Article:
Publications by authors named "Maria C Reyes"

4 Publications

  • Page 1 of 1

Urethral involvement is associated with higher mortality and local recurrence in vulvar melanoma: a single institutional experience.

Hum Pathol 2020 10 20;104:1-8. Epub 2020 Jul 20.

Department of Pathology and Laboratory Medicine, Perelman School of Medicine at the University of Pennsylvania, Philadelphia, PA, 19104, USA. Electronic address:

Vulvar malignant melanoma (VMM), although uncommon, comprises 5-10% of all vulvar malignancies. Local control is notoriously poor in VMM with recurrence rates of 30-50% compared with approximately 3% in cutaneous melanomas. We studied clinicopathologic features of 37 women with VMM, after reviewing three decades of clinical follow-up data in our institutional databases. Most patients were Caucasian (n = 35) with an average age at diagnosis of 60.6 years (range 23-83). The most common subtype was mucosal lentiginous melanoma (n = 25). We compared Kaplan-Meier survival curves of 31 patients defined by clinical and microscopic attributes using exact log-rank tests. Younger patients at diagnosis (23-64 years), those with thin melanomas (≤1 mm), and those with Clark's level II or III tumors had better 5-year survival rates than older patients (65-83 years) and those with thick melanomas (>1 mm) and those with Clark's level IV or V (P ≤ 0.05), respectively, by exact log-rank test. Local recurrence of melanoma occurred in 15 patients. Nine patients (24%) had eventual urethral involvement by malignant melanoma, and this feature was associated with significantly shorter survival (P = 0.036). Patients with urethral involvement had shorter median time to death and worse 5-year survival rates. Given that spread to the urethra is common in VMM and urethral recurrence is also associated with mortality, pathology excision specimens should be carefully reviewed with attention to urethral involvement as a potentially important prognostic factor.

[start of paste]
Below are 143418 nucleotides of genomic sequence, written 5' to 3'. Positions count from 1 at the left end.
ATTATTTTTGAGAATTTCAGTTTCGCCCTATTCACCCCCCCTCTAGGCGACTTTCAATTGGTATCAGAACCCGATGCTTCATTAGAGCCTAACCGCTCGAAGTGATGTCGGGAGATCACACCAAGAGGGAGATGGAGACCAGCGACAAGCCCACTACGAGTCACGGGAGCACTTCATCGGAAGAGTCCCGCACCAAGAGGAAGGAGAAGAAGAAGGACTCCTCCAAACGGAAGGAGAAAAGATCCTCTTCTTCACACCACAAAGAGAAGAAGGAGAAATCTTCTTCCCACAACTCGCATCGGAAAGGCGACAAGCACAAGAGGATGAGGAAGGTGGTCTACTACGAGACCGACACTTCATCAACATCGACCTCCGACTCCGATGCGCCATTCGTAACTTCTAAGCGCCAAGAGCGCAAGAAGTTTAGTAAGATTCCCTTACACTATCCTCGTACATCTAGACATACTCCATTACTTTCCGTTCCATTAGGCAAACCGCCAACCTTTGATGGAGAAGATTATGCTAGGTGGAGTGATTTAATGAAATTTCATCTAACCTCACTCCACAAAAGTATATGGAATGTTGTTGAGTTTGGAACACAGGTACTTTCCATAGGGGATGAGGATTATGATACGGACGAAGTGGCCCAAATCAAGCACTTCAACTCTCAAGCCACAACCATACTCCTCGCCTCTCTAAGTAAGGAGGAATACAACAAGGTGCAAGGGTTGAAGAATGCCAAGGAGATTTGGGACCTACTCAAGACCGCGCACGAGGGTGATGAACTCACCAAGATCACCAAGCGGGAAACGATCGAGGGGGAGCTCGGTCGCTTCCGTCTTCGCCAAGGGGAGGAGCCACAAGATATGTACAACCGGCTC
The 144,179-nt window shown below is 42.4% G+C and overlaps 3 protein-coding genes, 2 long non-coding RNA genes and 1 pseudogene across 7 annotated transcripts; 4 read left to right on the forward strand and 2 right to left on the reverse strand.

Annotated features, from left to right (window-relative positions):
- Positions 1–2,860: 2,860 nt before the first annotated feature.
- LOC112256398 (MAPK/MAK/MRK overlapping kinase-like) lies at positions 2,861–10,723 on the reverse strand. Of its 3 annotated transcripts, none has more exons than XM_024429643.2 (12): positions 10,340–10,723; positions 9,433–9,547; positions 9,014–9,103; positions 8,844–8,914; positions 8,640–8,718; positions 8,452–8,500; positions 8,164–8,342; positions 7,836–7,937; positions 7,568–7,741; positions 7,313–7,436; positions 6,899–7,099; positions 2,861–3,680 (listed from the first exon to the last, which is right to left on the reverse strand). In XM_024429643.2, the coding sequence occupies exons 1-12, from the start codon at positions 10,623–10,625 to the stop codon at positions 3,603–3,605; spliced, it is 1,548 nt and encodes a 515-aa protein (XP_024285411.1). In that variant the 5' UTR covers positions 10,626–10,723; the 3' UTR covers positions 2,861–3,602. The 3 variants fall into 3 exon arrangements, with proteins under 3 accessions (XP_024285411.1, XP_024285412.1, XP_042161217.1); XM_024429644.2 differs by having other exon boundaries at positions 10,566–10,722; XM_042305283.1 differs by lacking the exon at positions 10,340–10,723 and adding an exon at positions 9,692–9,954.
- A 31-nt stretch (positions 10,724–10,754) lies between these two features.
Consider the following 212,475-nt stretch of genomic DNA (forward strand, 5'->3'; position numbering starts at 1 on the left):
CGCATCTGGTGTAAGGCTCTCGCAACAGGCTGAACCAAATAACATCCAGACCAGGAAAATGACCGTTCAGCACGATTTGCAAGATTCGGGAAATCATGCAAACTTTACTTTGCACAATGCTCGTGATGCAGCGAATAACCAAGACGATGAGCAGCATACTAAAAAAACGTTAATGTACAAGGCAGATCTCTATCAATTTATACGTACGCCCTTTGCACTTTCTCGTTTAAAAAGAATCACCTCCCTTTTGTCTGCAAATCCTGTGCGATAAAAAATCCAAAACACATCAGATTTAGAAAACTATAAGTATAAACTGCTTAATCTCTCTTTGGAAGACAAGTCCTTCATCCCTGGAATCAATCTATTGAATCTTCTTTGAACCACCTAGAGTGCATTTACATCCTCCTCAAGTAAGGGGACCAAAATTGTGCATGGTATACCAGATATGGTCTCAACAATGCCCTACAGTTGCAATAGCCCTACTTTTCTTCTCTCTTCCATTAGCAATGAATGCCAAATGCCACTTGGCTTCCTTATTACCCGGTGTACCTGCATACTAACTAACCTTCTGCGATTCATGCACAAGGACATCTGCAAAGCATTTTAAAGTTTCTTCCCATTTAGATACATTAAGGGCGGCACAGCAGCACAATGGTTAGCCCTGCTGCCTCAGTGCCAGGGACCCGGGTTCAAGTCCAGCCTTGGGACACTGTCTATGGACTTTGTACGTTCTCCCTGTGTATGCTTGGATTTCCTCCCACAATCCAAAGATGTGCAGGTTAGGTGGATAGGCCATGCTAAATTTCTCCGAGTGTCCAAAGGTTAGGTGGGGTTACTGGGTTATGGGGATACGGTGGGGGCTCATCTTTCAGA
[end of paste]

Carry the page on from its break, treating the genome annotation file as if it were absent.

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http://dx.doi.org/10.1016/j.humpath.2020.07.017DOI Listing
http://www.ncbi.nlm.nih.gov/pmc/articles/PMC7669565PMC
October 2020

Influence of climate variability on acute myocardial infarction mortality in Havana, 2001-2012.

MEDICC Rev 2015 Apr;17(2):14-9

Climate Center, Meteorology Institute (CLIM), Havana, Cuba.

Introduction: Death from acute myocardial infarction is due to many factors; influences on risk to the individual include habits, lifestyle and behavior, as well as weather, climate and other environmental components. Changing climate patterns make it especially important to understand how climatic variability may influence acute myocardial infarction mortality.

Objectives: Describe the relationship between climate variability and acute myocardial infarction mortality during the period 2001-2012 in Havana.

Methods: An ecological time-series study was conducted. The universe comprised 23,744 deaths from acute myocardial infarction (ICD-10: I21-I22) in Havana residents from 2001 to 2012. Climate variability and seasonal anomalies were described using the Bultó-1 bioclimatic index (comprising variables of temperature, humidity, precipitation, and atmospheric pressure), along with series analysis to determine different seasonal-to-interannual climate variation signals. The role played by climate variables in acute myocardial infarction mortality was determined using factor analysis. The Mann-Kendall and Pettitt statistical tests were used for trend analysis with a significance level of 5%.